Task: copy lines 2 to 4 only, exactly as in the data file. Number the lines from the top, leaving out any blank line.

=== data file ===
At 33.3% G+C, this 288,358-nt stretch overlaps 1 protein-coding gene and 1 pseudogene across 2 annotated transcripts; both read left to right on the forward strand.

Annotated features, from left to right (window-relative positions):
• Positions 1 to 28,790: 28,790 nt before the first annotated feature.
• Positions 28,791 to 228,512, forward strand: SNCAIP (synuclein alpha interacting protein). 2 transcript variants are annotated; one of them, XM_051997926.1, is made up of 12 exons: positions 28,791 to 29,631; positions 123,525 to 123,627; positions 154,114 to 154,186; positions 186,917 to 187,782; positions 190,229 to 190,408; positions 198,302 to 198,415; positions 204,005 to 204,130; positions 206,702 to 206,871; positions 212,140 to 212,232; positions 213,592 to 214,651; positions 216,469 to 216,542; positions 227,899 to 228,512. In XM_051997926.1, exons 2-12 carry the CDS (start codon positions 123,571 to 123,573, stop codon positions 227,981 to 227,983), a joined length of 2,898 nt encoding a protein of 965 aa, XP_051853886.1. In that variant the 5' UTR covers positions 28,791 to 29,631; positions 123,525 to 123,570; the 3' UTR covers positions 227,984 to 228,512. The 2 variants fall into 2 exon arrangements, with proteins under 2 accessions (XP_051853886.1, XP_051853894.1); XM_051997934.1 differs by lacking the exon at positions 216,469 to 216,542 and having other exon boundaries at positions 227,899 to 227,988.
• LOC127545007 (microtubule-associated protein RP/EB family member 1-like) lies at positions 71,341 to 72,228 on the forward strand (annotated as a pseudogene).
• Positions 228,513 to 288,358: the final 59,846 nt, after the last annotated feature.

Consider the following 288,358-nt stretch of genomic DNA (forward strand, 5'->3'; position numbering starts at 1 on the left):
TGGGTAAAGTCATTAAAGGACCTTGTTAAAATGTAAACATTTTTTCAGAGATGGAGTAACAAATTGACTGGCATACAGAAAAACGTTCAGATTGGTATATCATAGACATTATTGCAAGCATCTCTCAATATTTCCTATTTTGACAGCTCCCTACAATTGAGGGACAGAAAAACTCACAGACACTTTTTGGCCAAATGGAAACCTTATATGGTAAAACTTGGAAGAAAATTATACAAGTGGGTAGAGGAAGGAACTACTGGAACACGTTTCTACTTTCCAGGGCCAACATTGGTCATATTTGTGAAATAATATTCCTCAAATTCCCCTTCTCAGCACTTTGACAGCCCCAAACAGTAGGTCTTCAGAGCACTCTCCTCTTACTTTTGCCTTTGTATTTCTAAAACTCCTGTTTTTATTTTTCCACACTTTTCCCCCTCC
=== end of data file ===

Annotated features, from left to right (window-relative positions):
• Positions 1 to 28,790: 28,790 nt before the first annotated feature.
• Positions 28,791 to 228,512, forward strand: SNCAIP (synuclein alpha interacting protein). 2 transcript variants are annotated; one of them, XM_051997926.1, is made up of 12 exons: positions 28,791 to 29,631; positions 123,525 to 123,627; positions 154,114 to 154,186; positions 186,917 to 187,782; positions 190,229 to 190,408; positions 198,302 to 198,415; positions 204,005 to 204,130; positions 206,702 to 206,871; positions 212,140 to 212,232; positions 213,592 to 214,651; positions 216,469 to 216,542; positions 227,899 to 228,512. In XM_051997926.1, exons 2-12 carry the CDS (start codon positions 123,571 to 123,573, stop codon positions 227,981 to 227,983), a joined length of 2,898 nt encoding a protein of 965 aa, XP_051853886.1. In that variant the 5' UTR covers positions 28,791 to 29,631; positions 123,525 to 123,570; the 3' UTR covers positions 227,984 to 228,512. The 2 variants fall into 2 exon arrangements, with proteins under 2 accessions (XP_051853886.1, XP_051853894.1); XM_051997934.1 differs by lacking the exon at positions 216,469 to 216,542 and having other exon boundaries at positions 227,899 to 227,988.